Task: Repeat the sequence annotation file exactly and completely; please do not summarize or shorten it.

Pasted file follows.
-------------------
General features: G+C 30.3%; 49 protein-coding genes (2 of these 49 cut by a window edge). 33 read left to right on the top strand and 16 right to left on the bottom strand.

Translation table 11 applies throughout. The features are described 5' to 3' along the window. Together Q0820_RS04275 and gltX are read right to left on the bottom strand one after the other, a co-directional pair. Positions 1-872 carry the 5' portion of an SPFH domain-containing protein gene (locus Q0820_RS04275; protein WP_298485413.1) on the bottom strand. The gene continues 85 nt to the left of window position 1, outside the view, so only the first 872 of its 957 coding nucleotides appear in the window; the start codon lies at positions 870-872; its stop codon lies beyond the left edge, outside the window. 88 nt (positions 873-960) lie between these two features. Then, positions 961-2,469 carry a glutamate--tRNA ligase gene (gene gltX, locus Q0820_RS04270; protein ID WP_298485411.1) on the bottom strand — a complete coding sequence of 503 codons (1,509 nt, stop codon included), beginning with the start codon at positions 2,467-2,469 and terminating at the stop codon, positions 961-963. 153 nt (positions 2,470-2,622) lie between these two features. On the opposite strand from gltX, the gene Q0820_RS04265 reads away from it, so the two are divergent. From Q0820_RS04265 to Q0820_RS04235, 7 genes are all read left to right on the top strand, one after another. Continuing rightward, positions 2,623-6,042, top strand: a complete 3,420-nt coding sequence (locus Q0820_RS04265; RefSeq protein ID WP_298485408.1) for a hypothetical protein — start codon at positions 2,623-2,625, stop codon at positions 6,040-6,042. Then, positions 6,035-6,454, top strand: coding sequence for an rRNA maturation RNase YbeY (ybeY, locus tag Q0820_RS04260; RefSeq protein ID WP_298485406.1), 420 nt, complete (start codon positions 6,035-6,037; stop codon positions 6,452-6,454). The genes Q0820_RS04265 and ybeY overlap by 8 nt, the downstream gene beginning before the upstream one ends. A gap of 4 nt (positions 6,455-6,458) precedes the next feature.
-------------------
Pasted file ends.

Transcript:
General features: G+C 30.3%; 49 protein-coding genes (2 of these 49 cut by a window edge). 33 read left to right on the top strand and 16 right to left on the bottom strand.

Translation table 11 applies throughout. The features are described 5' to 3' along the window. Together Q0820_RS04275 and gltX are read right to left on the bottom strand one after the other, a co-directional pair. Positions 1-872 carry the 5' portion of an SPFH domain-containing protein gene (locus Q0820_RS04275; protein WP_298485413.1) on the bottom strand. The gene continues 85 nt to the left of window position 1, outside the view, so only the first 872 of its 957 coding nucleotides appear in the window; the start codon lies at positions 870-872; its stop codon lies beyond the left edge, outside the window. 88 nt (positions 873-960) lie between these two features. Then, positions 961-2,469 carry a glutamate--tRNA ligase gene (gene gltX, locus Q0820_RS04270; protein ID WP_298485411.1) on the bottom strand — a complete coding sequence of 503 codons (1,509 nt, stop codon included), beginning with the start codon at positions 2,467-2,469 and terminating at the stop codon, positions 961-963. 153 nt (positions 2,470-2,622) lie between these two features. On the opposite strand from gltX, the gene Q0820_RS04265 reads away from it, so the two are divergent. From Q0820_RS04265 to Q0820_RS04235, 7 genes are all read left to right on the top strand, one after another. Continuing rightward, positions 2,623-6,042, top strand: a complete 3,420-nt coding sequence (locus Q0820_RS04265; RefSeq protein ID WP_298485408.1) for a hypothetical protein — start codon at positions 2,623-2,625, stop codon at positions 6,040-6,042. Then, positions 6,035-6,454, top strand: coding sequence for an rRNA maturation RNase YbeY (ybeY, locus tag Q0820_RS04260; RefSeq protein ID WP_298485406.1), 420 nt, complete (start codon positions 6,035-6,037; stop codon positions 6,452-6,454). The genes Q0820_RS04265 and ybeY overlap by 8 nt, the downstream gene beginning before the upstream one ends. A gap of 4 nt (positions 6,455-6,458) precedes the next feature.